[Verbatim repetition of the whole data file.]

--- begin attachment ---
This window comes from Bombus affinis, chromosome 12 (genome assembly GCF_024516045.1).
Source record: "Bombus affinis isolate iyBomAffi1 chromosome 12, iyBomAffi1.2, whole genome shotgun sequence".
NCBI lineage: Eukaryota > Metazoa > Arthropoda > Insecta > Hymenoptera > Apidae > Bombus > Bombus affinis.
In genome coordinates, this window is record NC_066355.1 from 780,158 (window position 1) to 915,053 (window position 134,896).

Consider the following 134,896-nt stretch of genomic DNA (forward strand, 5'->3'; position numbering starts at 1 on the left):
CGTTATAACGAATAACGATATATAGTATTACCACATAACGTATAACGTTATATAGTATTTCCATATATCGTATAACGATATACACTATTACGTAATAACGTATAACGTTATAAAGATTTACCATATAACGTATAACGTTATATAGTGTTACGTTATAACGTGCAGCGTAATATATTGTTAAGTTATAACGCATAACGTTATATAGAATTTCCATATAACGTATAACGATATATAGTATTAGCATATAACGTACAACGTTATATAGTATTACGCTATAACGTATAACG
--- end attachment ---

This window comes from Bombus affinis, chromosome 12 (genome assembly GCF_024516045.1).
Source record: "Bombus affinis isolate iyBomAffi1 chromosome 12, iyBomAffi1.2, whole genome shotgun sequence".
NCBI lineage: Eukaryota > Metazoa > Arthropoda > Insecta > Hymenoptera > Apidae > Bombus > Bombus affinis.
In genome coordinates, this window is record NC_066355.1 from 780,158 (window position 1) to 915,053 (window position 134,896).

Consider the following 134,896-nt stretch of genomic DNA (forward strand, 5'->3'; position numbering starts at 1 on the left):
CGTTATAACGAATAACGATATATAGTATTACCACATAACGTATAACGTTATATAGTATTTCCATATATCGTATAACGATATACACTATTACGTAATAACGTATAACGTTATAAAGATTTACCATATAACGTATAACGTTATATAGTGTTACGTTATAACGTGCAGCGTAATATATTGTTAAGTTATAACGCATAACGTTATATAGAATTTCCATATAACGTATAACGATATATAGTATTAGCATATAACGTACAACGTTATATAGTATTACGCTATAACGTATAACG